Welcome to Part 2 of our QA interview, in which Communications Alliance chief exec John Stanton looks ahead to an evolving remit for the peak industry body, the role of government and regulators, and of course the ACOMMS Awards as well.
Telecom Times Looking ahead, do you see the role of CA evolving into other areas, remits or approaches? If so, what would these be and what specifically would drive such a move?
Stanton Ultimately, those decisions will be driven by our Members, but standing still in a sea of change is not an option. Three years ago we started an IoT think-tank that became the IoT Alliance Australia and grew so rapidly that it threatened to crush its mother.
We made the decision that the best course was to set it up as an independent company and it has flourished. We took on the responsibilities of the Internet Industry Association a few years ago and have a stronger presence in internet content matters. We created a satellite services group and that is now a vibrant voice for that sector and working well with the new Australian Space Agency.
At the same time, we can’t lose focus on a key part of our core mission – managing the system of co-regulation upon which the industry operates.
This is the platform of more than 120 Codes, Standards and Guidelines – largely invisible to customer – that the industry has created to enable interoperability, customer service and complaint handling, network and customer coordination, safety and operational standards, customer transfers, consumer protections and security for customers.
While there is often a temptation for Governments and regulators to jump immediately to external regulatory options when a problem is evident or perceived, co-regulation is typically more agile and benefits from industry knowledge in its creation – it’s a system that has worked well in Australia since 1997 and must be allowed to continue to deliver value and benefit to all Australian telecommunications users.
Telecom Times The ACOMMS – now in its 12th year – never fail to provide a great occasion for those telco-minded entities to come together, network and/or raise their companies’ profile. (Shortlisted finalists)
Do you think the format – solid as it is – will at any point need to be tweaked to include a greater focus on ‘new tech’ like AI, machine learning etc.?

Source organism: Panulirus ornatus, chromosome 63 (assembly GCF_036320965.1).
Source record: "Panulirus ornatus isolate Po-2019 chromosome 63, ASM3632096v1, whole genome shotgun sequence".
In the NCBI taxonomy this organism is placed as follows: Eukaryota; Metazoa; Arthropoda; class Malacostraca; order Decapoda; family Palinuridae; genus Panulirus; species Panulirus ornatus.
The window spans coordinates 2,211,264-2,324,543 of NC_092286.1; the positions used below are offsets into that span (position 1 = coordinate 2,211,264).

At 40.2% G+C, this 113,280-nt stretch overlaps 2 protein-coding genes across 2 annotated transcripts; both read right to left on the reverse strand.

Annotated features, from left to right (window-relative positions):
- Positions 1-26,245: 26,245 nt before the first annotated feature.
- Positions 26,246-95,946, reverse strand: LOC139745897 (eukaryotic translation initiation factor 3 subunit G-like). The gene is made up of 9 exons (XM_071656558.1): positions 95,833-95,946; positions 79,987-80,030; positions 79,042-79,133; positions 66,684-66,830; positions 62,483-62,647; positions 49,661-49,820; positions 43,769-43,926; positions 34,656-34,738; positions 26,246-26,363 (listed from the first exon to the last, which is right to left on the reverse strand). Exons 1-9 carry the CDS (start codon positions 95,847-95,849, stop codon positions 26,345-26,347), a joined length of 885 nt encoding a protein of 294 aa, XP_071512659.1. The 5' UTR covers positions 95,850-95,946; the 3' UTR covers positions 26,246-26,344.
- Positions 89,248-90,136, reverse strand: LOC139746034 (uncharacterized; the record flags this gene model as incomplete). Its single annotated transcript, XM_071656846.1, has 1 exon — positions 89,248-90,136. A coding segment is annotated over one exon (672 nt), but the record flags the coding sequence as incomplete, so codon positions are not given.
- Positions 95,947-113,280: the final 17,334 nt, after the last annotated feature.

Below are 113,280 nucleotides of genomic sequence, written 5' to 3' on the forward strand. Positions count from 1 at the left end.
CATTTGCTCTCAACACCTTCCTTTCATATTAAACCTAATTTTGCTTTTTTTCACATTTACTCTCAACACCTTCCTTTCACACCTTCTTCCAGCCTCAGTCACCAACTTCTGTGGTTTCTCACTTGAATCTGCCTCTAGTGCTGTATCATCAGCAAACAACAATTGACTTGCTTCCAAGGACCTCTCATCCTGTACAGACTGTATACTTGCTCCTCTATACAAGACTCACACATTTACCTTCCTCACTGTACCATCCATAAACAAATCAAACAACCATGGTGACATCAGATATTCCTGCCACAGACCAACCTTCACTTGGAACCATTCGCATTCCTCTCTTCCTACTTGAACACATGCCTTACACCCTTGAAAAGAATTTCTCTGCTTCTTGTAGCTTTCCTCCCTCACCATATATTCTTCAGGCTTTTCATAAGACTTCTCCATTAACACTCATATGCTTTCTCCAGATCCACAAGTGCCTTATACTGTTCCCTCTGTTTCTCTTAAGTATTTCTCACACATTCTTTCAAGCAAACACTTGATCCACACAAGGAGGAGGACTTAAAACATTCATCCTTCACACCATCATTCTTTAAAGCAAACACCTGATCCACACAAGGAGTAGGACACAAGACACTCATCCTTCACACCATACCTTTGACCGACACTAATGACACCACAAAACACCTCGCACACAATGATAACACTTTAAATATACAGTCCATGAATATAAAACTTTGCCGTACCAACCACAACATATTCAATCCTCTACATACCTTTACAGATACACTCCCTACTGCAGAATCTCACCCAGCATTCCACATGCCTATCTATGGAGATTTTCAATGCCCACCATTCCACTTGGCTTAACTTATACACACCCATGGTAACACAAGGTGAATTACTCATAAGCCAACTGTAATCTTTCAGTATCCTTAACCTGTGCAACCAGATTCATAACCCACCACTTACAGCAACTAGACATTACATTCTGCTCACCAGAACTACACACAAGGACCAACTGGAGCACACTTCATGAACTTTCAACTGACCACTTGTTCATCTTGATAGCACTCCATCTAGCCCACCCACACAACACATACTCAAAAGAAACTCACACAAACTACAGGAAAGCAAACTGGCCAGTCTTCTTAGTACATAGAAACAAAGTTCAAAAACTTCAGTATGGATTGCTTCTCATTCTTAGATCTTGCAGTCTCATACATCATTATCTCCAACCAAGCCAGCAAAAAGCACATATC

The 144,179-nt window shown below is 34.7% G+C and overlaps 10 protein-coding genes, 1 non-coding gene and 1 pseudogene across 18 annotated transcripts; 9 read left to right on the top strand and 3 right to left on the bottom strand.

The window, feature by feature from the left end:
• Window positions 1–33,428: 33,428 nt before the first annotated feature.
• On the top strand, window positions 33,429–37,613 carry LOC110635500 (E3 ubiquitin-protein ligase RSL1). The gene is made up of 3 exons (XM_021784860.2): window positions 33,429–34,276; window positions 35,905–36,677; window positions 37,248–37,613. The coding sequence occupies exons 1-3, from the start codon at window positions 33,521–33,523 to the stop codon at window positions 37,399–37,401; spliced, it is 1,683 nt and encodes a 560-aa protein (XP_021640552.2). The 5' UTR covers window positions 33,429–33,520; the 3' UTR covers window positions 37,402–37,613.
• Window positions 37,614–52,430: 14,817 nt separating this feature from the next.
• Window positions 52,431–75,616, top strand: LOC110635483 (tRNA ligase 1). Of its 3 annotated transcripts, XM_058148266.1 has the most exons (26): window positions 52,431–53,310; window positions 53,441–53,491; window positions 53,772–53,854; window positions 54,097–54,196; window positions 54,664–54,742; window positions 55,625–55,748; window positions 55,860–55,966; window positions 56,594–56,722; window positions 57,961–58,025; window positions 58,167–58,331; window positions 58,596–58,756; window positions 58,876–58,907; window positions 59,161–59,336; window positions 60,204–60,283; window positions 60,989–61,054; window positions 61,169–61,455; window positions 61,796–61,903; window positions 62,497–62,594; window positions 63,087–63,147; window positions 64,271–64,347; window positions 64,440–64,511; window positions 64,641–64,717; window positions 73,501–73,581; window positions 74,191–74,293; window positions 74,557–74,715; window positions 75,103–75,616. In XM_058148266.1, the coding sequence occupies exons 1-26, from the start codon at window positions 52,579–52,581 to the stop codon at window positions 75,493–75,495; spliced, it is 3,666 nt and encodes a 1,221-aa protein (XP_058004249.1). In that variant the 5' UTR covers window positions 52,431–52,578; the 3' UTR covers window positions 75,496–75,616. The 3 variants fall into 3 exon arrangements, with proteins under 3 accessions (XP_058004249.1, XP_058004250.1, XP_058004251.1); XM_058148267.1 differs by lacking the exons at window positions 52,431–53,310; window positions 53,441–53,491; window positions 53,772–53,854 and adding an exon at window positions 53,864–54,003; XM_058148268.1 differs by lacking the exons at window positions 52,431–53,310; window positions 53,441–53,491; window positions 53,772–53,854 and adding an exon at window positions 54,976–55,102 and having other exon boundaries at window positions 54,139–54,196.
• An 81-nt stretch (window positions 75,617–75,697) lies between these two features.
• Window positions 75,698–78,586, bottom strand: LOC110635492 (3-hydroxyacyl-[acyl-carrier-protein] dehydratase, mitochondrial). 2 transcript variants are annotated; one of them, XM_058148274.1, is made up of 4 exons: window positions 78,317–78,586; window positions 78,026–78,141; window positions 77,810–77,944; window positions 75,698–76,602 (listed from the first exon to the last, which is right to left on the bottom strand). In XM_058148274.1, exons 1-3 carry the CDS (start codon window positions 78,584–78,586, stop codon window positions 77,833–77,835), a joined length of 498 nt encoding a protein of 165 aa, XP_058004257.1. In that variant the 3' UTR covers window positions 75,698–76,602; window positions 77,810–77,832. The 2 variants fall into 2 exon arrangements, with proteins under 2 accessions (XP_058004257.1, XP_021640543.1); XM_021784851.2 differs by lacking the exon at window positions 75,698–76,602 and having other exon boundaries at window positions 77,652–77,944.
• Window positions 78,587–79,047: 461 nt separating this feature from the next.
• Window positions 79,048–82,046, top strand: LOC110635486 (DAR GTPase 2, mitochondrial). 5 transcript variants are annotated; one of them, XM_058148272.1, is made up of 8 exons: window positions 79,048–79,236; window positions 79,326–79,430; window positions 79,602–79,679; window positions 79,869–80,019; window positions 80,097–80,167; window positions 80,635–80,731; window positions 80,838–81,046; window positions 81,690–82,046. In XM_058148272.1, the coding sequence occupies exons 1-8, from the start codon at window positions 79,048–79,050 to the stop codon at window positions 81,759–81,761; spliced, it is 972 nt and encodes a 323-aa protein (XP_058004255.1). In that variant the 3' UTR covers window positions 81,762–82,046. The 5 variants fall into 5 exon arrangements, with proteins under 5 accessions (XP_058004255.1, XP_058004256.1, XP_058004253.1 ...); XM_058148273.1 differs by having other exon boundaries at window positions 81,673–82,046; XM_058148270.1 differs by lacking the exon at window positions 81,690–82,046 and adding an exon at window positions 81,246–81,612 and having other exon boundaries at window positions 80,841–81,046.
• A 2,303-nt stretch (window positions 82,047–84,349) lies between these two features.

Stanton There’s no doubt the award categories will continue to evolve, because transformation is a constant in the telco sector – we introduced an award for IoT two years ago, for example.
What we want to retain in the format is the sense of celebration around shared endeavour and achievement.
The telco sector is an enabler for all other industries and makes an enormous contribution to the Australian economy – one that is not always fully recognised.
Telecom Times Does it help that we have such an avuncular presence in the current Comms minister? *
Stanton We’re waiting to see who the Minister is right now! Mitch Fifield is well-regarded by the sector. He made the effort to get across the detail of our industry. He is pretty available, by Ministerial standards and does listen.
We recognize that there has been political and constituent pressure around some of the challenges during the NBN rollout, and Mitch has had to manage that. He might have leaned too far in the direction of direct regulation just lately, but opinions will vary on that issue.
Telecom Times Thank you for your time, John. Am looking forward to your speech this week at the ACOMMS.**
*At the time of going to press, the Coalition Government had just selected Scott Morrison and Josh Frydenberg to be the next Prime Minister and Treasurer. UPDATE: On Sunday, the new cabinet was announced, with Mitch Fifield continuing in his role as Communications Minister.
** The 2018 ACOMM Awards winners will be announced on Wednesday, 29th of August at the Hyatt Regency Sydney, 161 Sussex Street, Sydney.